Like low-mass stars, high-mass stars are born in nebulae and evolve and live in the Main Sequence. A massive star will undergo a supernova explosion. It is by far the most important source of energy for life on Earth. And just a few million years later, it settled down into its current form. A star will enjoy most of its life in the main sequence phase. On the right of the illustration is the life cycle of a massive star (10 times or more the size of our Sun). The Sun is the star at the center of the Solar System.It is a nearly perfect sphere of hot plasma, with internal convective motion that generates a magnetic field via a dynamo process. Life Cycle of a Star Credit: NASA. However, their life cycles start to differ after the red giant phase. The path they follow beyond that depends on the mass of the star. The Sun started as a T Tauri star – a wildly active star that blasted out an intense solar wind. If the star is big enough to fuse hydrogen atoms into helium, it will enter the phase that our Sun is in, called the main sequence phase. The life cycle of a Sun-like star (annotated) This image tracks the life of a Sun-like star, from its birth on the left side of the frame to its evolution into a red giant star on the right. Its diameter is about 1.39 million kilometers (864,000 miles), or 109 times that of Earth, and its mass is about 330,000 times that of Earth. On the left the star is seen as a protostar, embedded within a dusty disc of material as it forms.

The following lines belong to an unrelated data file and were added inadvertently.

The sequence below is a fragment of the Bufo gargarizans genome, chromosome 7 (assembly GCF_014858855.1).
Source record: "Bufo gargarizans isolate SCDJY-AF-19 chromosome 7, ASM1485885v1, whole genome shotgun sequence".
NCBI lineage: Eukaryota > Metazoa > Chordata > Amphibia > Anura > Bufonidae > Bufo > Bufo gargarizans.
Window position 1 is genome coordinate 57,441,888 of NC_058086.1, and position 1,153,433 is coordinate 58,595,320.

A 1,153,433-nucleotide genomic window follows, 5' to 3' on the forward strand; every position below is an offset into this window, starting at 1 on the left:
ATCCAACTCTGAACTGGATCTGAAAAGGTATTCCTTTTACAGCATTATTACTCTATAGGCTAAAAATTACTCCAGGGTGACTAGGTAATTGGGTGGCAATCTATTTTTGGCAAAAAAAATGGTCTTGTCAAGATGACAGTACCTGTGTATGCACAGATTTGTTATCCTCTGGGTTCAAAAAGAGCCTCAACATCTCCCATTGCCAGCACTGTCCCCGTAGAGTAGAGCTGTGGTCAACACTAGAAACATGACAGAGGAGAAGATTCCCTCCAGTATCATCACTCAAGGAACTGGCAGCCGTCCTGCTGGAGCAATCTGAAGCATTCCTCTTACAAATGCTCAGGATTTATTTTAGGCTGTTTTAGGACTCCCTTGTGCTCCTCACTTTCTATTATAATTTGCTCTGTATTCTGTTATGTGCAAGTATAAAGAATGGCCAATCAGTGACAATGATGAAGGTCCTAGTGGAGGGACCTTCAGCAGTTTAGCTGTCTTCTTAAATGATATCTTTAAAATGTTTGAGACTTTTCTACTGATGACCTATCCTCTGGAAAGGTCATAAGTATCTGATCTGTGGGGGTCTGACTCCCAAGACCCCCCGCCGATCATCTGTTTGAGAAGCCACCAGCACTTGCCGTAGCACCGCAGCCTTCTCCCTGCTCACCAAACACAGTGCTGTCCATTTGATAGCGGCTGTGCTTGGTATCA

Sun Star life cycle